Suppose I have this going:

$ find ./src -name '*.txt'

I want to exclude the directory being searched, so something like:

./file1.txt instead of ./src/file1.txt
./subdir1/file2.txt instead of ./src/subdir1/file2.txt and so on.

Adding -mindepth 1 didn't do anything.

Is it possible to do what I'm after purely in find?


2 Answers 2


For situations where you don't have a version of find that supports -printf '%P' you can use this alternative structure to avoid including the search path.

Starting point as in the question:

find ./src -name '*.txt'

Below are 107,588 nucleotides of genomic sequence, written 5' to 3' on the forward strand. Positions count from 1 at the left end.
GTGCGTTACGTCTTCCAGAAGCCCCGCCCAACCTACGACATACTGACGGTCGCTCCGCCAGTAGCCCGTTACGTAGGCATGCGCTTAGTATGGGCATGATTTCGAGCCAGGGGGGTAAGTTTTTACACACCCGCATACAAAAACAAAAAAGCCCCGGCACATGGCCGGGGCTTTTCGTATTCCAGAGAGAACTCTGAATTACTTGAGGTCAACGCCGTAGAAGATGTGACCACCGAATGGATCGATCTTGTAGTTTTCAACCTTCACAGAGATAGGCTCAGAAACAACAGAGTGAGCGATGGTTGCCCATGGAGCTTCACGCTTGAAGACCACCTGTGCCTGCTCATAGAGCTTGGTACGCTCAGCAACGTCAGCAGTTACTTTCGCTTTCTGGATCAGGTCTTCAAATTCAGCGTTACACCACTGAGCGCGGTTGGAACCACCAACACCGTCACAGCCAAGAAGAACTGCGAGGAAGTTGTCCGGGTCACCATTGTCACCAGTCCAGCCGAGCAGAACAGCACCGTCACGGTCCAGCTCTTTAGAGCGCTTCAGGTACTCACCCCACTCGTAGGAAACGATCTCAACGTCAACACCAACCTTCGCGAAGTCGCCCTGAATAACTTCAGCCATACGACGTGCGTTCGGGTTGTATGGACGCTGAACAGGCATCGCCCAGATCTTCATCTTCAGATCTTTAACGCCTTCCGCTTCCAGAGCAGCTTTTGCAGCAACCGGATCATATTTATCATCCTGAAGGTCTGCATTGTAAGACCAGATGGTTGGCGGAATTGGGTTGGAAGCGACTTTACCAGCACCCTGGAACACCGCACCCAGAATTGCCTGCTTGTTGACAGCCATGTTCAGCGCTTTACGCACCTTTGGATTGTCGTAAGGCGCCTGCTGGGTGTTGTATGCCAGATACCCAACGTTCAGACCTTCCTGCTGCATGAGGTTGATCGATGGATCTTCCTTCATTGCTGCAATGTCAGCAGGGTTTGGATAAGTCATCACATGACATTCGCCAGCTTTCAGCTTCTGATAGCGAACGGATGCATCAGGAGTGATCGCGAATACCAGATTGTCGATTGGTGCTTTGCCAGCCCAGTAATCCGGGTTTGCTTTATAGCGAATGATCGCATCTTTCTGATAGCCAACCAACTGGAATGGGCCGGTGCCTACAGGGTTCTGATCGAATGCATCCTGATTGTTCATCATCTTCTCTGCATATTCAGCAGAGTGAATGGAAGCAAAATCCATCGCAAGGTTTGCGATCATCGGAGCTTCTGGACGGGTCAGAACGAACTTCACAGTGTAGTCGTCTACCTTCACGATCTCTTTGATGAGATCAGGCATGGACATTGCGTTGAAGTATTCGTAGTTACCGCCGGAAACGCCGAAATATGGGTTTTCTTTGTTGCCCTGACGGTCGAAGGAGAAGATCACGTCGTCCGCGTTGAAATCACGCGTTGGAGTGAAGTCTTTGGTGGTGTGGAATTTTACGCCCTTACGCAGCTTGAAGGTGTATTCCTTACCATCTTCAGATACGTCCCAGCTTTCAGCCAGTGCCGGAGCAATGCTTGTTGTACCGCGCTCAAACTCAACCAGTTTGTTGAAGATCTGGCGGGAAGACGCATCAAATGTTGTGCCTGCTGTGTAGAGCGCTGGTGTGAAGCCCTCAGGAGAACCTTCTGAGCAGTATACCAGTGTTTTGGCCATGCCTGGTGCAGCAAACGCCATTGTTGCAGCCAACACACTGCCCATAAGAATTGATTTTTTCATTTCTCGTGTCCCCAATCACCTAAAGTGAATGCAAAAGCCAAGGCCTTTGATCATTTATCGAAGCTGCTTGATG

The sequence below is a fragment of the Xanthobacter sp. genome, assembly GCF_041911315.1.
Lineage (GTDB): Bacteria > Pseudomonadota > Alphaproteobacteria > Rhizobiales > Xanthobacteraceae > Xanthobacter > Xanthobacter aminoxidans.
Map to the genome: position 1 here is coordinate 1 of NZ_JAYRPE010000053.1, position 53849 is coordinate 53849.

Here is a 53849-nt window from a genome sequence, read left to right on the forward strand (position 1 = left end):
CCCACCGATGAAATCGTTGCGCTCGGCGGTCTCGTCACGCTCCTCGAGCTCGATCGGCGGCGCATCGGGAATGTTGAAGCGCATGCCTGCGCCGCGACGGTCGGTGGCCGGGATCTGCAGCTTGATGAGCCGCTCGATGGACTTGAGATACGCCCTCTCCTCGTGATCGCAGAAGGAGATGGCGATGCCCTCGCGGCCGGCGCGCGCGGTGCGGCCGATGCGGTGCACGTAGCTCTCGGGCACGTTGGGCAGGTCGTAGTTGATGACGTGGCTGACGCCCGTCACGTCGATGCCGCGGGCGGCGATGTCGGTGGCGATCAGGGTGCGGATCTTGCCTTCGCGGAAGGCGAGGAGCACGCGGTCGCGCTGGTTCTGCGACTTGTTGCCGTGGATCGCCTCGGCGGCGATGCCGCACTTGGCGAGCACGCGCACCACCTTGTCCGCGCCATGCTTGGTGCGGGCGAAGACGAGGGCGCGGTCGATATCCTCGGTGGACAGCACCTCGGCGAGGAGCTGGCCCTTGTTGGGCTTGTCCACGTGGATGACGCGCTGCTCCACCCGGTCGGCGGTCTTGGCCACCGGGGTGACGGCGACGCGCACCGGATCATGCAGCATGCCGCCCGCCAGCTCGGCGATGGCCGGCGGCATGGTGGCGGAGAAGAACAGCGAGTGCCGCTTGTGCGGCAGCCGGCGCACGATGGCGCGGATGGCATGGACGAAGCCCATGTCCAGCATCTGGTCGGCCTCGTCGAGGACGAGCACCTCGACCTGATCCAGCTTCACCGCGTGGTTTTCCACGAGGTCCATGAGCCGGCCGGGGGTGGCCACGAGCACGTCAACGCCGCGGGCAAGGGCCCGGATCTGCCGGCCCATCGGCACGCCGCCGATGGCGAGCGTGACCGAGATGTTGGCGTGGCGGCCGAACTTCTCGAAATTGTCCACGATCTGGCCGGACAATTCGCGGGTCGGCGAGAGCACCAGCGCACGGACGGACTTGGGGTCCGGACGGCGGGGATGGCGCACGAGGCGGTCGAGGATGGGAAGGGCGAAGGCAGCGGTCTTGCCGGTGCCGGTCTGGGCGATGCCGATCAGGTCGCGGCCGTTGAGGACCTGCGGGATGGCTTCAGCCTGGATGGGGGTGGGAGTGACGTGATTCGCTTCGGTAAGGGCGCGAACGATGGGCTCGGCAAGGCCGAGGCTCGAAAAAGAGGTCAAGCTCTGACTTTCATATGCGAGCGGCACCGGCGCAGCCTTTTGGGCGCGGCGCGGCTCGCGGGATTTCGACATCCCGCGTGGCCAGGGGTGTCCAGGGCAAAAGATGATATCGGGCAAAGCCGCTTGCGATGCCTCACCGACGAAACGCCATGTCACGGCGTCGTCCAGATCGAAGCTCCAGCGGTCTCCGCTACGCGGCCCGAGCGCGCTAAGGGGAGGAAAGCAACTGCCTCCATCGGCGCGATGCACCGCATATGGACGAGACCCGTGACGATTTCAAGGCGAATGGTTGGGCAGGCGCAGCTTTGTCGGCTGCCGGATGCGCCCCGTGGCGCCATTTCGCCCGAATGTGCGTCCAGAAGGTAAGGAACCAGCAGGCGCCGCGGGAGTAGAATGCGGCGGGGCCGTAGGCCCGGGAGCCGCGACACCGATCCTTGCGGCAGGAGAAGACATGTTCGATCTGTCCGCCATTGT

Same but without the search path in the results

( cd ./src && find . -name '*.txt' )

Assuming the file structure shown in your question, the result is


Expanding on what @steeldriver said:

$ cd "$(mktemp --directory)" # create temporary directory
direnv: unloading
$ mkdir foo bar
$ touch foo/1 bar/2
$ find foo bar -type f -name '*' -printf '%P\n'

The %P formatting string is documented as follows by the GNU find manual:

File's name with the name of the starting-point under which it was found removed.

Here, "file's name" means the pathname of the found file, not just the filename.

You must log in to answer this question.

Not the answer you're looking for? Browse other questions tagged .